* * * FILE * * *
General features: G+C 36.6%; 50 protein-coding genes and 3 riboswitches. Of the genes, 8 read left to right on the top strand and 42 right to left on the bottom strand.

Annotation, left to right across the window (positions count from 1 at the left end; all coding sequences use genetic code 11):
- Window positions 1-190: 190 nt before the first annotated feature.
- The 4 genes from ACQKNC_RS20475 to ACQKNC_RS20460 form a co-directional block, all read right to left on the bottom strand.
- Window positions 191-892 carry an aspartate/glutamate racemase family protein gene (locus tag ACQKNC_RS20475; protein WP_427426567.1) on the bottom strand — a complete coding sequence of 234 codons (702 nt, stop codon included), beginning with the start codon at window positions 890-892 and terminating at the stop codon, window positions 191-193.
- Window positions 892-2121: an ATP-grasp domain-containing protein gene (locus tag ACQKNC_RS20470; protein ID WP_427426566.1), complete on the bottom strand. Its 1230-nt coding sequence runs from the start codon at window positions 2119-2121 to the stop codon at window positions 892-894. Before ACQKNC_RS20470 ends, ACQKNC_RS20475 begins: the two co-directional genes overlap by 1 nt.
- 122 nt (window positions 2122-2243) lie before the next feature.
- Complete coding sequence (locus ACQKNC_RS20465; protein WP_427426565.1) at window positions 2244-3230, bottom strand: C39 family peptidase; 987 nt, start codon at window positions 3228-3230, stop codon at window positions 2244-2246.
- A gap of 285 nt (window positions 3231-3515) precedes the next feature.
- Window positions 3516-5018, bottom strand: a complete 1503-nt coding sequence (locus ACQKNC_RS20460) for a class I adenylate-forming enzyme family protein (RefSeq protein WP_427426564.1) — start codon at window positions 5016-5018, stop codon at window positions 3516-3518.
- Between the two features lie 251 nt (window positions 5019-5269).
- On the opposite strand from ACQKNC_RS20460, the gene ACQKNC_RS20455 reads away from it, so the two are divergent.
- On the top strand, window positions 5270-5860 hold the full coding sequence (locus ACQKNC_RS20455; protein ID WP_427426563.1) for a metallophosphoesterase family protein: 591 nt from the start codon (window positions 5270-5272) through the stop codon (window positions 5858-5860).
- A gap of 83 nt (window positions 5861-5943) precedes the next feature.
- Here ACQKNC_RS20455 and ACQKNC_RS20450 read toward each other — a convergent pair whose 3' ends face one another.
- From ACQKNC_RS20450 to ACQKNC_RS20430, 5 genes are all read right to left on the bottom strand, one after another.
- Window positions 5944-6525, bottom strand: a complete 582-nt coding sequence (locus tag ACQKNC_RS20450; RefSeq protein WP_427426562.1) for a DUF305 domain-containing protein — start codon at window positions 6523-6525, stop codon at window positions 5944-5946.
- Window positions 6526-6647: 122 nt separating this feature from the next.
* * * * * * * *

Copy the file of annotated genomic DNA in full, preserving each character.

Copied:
General features: G+C 36.6%; 50 protein-coding genes and 3 riboswitches. Of the genes, 8 read left to right on the top strand and 42 right to left on the bottom strand.

Annotation, left to right across the window (positions count from 1 at the left end; all coding sequences use genetic code 11):
- Window positions 1-190: 190 nt before the first annotated feature.
- The 4 genes from ACQKNC_RS20475 to ACQKNC_RS20460 form a co-directional block, all read right to left on the bottom strand.
- Window positions 191-892 carry an aspartate/glutamate racemase family protein gene (locus tag ACQKNC_RS20475; protein WP_427426567.1) on the bottom strand — a complete coding sequence of 234 codons (702 nt, stop codon included), beginning with the start codon at window positions 890-892 and terminating at the stop codon, window positions 191-193.
- Window positions 892-2121: an ATP-grasp domain-containing protein gene (locus tag ACQKNC_RS20470; protein ID WP_427426566.1), complete on the bottom strand. Its 1230-nt coding sequence runs from the start codon at window positions 2119-2121 to the stop codon at window positions 892-894. Before ACQKNC_RS20470 ends, ACQKNC_RS20475 begins: the two co-directional genes overlap by 1 nt.
- 122 nt (window positions 2122-2243) lie before the next feature.
- Complete coding sequence (locus ACQKNC_RS20465; protein WP_427426565.1) at window positions 2244-3230, bottom strand: C39 family peptidase; 987 nt, start codon at window positions 3228-3230, stop codon at window positions 2244-2246.
- A gap of 285 nt (window positions 3231-3515) precedes the next feature.
- Window positions 3516-5018, bottom strand: a complete 1503-nt coding sequence (locus ACQKNC_RS20460) for a class I adenylate-forming enzyme family protein (RefSeq protein WP_427426564.1) — start codon at window positions 5016-5018, stop codon at window positions 3516-3518.
- Between the two features lie 251 nt (window positions 5019-5269).
- On the opposite strand from ACQKNC_RS20460, the gene ACQKNC_RS20455 reads away from it, so the two are divergent.
- On the top strand, window positions 5270-5860 hold the full coding sequence (locus ACQKNC_RS20455; protein ID WP_427426563.1) for a metallophosphoesterase family protein: 591 nt from the start codon (window positions 5270-5272) through the stop codon (window positions 5858-5860).
- A gap of 83 nt (window positions 5861-5943) precedes the next feature.
- Here ACQKNC_RS20455 and ACQKNC_RS20450 read toward each other — a convergent pair whose 3' ends face one another.
- From ACQKNC_RS20450 to ACQKNC_RS20430, 5 genes are all read right to left on the bottom strand, one after another.
- Window positions 5944-6525, bottom strand: a complete 582-nt coding sequence (locus tag ACQKNC_RS20450; RefSeq protein WP_427426562.1) for a DUF305 domain-containing protein — start codon at window positions 6523-6525, stop codon at window positions 5944-5946.
- Window positions 6526-6647: 122 nt separating this feature from the next.